Next: MZO by Fourier transform Up: DMO BY FOURIER TRANSFORM Previous: Hale's DMO

## Zhang's improved DMO

Zhang (1988) observed that in Hale's DMO the reflection point in the nonzero-offset case does not coincide with the reflection point in the zero-offset case. He shows a new formula for DMO which takes into account not only a time correction but also a mid-point correction.

ZhangDMO
Figure 13
Geometry for a dipping reflector in a constant velocity medium. Notice that the reflection point for the nonzero-offset ray R is the same as the one for the zero-offset ray JR. The dipping angle is .

The correction in constant velocity media as defined in Part 1 is written

We can isolate the NMO transformation from equation (12) which is only a time-shift

and write just for the DMO operator
 (20)
To clarify the sign convention for the spatial coordinate in equation (20) note that the y axis is increasing to the left, and the angles are positive if they dip toward the right and negative if they dip toward the left. In Figure the angle is negative. This can be also derived from equation (16)

where the sign of dy0 determines the sign of the angle.

The next steps follow exactly Hale's reasoning by defining another field p0(t0,y0,h), with the addition that not only the time variable is changed but also the common-midpoint variable. This accounts for the fact that the DMO transformation defined by Zhang moves the nonzero-offset reflection point to a zero-offset reflection point. Stacking after this transformation produces true common depth point gathers. In the transformation defined by Hale, the reflection point for the nonzero-offset is different from the reflection point in the zero-offset case.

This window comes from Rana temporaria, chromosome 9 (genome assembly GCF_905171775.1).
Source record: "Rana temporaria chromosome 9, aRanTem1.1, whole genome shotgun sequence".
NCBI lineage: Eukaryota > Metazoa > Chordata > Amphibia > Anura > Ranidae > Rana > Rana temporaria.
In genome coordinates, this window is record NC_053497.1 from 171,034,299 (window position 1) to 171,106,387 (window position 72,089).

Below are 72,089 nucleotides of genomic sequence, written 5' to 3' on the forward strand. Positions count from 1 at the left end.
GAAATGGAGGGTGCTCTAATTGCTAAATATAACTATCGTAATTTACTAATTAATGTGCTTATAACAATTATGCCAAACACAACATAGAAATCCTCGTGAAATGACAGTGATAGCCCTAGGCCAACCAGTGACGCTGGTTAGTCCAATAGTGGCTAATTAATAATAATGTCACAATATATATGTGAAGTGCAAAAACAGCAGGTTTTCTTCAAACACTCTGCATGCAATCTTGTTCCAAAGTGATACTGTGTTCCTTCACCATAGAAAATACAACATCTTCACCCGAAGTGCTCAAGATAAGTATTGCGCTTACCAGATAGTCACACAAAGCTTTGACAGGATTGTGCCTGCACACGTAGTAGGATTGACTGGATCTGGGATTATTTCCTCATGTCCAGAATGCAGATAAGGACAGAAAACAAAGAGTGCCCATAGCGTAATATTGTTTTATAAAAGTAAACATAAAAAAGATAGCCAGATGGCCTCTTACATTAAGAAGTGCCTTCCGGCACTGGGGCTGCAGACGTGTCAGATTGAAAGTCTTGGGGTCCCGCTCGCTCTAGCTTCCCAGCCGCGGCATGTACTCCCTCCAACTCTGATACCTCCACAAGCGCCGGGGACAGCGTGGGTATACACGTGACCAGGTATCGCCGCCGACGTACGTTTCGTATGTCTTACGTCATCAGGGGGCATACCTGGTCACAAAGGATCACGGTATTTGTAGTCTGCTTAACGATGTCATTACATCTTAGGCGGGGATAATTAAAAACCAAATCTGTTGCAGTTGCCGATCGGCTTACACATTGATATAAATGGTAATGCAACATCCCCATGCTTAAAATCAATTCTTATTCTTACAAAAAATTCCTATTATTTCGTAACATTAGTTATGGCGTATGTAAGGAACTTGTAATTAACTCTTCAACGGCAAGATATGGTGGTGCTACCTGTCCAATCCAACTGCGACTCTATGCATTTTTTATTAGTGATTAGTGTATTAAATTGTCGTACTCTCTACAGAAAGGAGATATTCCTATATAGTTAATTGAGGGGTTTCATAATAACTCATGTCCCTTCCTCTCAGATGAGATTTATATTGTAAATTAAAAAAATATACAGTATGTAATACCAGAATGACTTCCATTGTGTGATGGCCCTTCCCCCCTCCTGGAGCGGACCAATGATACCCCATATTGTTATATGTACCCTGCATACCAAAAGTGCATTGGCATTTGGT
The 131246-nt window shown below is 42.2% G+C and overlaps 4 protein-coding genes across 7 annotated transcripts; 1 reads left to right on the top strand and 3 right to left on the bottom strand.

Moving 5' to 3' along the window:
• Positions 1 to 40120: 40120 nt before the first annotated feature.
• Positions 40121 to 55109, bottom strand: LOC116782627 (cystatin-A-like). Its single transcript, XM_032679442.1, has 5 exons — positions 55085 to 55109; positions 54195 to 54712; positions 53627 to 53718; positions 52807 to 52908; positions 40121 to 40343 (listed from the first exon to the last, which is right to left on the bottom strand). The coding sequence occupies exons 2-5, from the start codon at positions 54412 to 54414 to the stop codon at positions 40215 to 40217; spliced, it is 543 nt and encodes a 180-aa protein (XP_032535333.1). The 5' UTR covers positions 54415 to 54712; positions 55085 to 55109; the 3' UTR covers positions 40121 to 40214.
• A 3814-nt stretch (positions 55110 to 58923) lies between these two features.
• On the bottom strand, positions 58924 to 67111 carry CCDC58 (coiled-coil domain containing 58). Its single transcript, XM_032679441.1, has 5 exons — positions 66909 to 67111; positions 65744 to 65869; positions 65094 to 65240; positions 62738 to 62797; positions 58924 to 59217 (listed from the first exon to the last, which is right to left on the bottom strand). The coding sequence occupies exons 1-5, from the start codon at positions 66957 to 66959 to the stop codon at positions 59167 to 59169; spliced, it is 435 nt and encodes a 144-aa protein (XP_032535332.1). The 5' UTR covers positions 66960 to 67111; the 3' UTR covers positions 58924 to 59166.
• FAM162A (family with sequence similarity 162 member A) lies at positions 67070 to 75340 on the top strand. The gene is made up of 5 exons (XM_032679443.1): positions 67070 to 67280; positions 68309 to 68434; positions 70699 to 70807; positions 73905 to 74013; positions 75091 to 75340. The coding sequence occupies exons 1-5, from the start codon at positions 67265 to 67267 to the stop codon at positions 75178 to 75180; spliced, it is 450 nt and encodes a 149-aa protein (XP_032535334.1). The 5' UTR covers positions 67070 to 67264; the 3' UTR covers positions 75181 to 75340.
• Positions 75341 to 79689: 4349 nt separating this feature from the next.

The Fourier transform of the new field is
 (21)
We need to replace the variables t0 and y0 in equation (21) with the known variables tn and y. Fortunately it is not necessary to express explicitly tn=tn(t0,y0) and y=y(t0,y0), though we assume the respective dependencies. From equation (20) we can express the differentials of the new variables
 (22)
and introduce them in equation (21). After using equation (16) to express

the phase becomes

which should be noted is the same phase as in Hale's equation (19).

Equation (21) becomes
 (23)
Comparing equation (23) with Hale's equation (19) we notice that surprisingly the phase term is the same and the only difference is in the amplitude term. The two Jacobians are:

The ratio between the two Jacobians is
 (24)

Next: MZO by Fourier transform Up: DMO BY FOURIER TRANSFORM Previous: Hale's DMO
Stanford Exploration Project
11/17/1997